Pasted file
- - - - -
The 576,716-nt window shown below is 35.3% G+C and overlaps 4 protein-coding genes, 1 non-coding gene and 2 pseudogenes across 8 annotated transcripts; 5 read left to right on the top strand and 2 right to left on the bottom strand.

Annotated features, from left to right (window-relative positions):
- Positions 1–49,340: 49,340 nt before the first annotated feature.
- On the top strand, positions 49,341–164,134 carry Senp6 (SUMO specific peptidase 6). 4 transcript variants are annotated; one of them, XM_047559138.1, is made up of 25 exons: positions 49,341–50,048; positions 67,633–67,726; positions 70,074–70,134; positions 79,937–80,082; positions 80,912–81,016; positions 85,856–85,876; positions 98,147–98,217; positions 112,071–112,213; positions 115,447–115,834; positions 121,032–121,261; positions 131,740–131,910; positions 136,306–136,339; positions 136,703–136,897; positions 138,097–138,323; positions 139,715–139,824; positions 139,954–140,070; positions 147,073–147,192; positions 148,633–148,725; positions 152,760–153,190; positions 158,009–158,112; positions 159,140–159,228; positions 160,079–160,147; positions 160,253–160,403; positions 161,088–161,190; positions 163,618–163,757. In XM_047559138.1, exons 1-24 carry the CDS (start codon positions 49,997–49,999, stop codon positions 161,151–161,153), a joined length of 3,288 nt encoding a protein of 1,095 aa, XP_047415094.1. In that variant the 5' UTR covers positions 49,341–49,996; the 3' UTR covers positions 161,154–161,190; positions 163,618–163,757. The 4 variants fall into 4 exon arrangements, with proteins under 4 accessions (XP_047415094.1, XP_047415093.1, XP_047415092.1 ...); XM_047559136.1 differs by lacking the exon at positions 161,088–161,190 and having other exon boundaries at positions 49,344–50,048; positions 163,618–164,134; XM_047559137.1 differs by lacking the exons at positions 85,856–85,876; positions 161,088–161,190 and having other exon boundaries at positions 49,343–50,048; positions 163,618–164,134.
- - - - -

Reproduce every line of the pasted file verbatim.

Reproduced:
The 576,716-nt window shown below is 35.3% G+C and overlaps 4 protein-coding genes, 1 non-coding gene and 2 pseudogenes across 8 annotated transcripts; 5 read left to right on the top strand and 2 right to left on the bottom strand.

Annotated features, from left to right (window-relative positions):
- Positions 1–49,340: 49,340 nt before the first annotated feature.
- On the top strand, positions 49,341–164,134 carry Senp6 (SUMO specific peptidase 6). 4 transcript variants are annotated; one of them, XM_047559138.1, is made up of 25 exons: positions 49,341–50,048; positions 67,633–67,726; positions 70,074–70,134; positions 79,937–80,082; positions 80,912–81,016; positions 85,856–85,876; positions 98,147–98,217; positions 112,071–112,213; positions 115,447–115,834; positions 121,032–121,261; positions 131,740–131,910; positions 136,306–136,339; positions 136,703–136,897; positions 138,097–138,323; positions 139,715–139,824; positions 139,954–140,070; positions 147,073–147,192; positions 148,633–148,725; positions 152,760–153,190; positions 158,009–158,112; positions 159,140–159,228; positions 160,079–160,147; positions 160,253–160,403; positions 161,088–161,190; positions 163,618–163,757. In XM_047559138.1, exons 1-24 carry the CDS (start codon positions 49,997–49,999, stop codon positions 161,151–161,153), a joined length of 3,288 nt encoding a protein of 1,095 aa, XP_047415094.1. In that variant the 5' UTR covers positions 49,341–49,996; the 3' UTR covers positions 161,154–161,190; positions 163,618–163,757. The 4 variants fall into 4 exon arrangements, with proteins under 4 accessions (XP_047415094.1, XP_047415093.1, XP_047415092.1 ...); XM_047559136.1 differs by lacking the exon at positions 161,088–161,190 and having other exon boundaries at positions 49,344–50,048; positions 163,618–164,134; XM_047559137.1 differs by lacking the exons at positions 85,856–85,876; positions 161,088–161,190 and having other exon boundaries at positions 49,343–50,048; positions 163,618–164,134.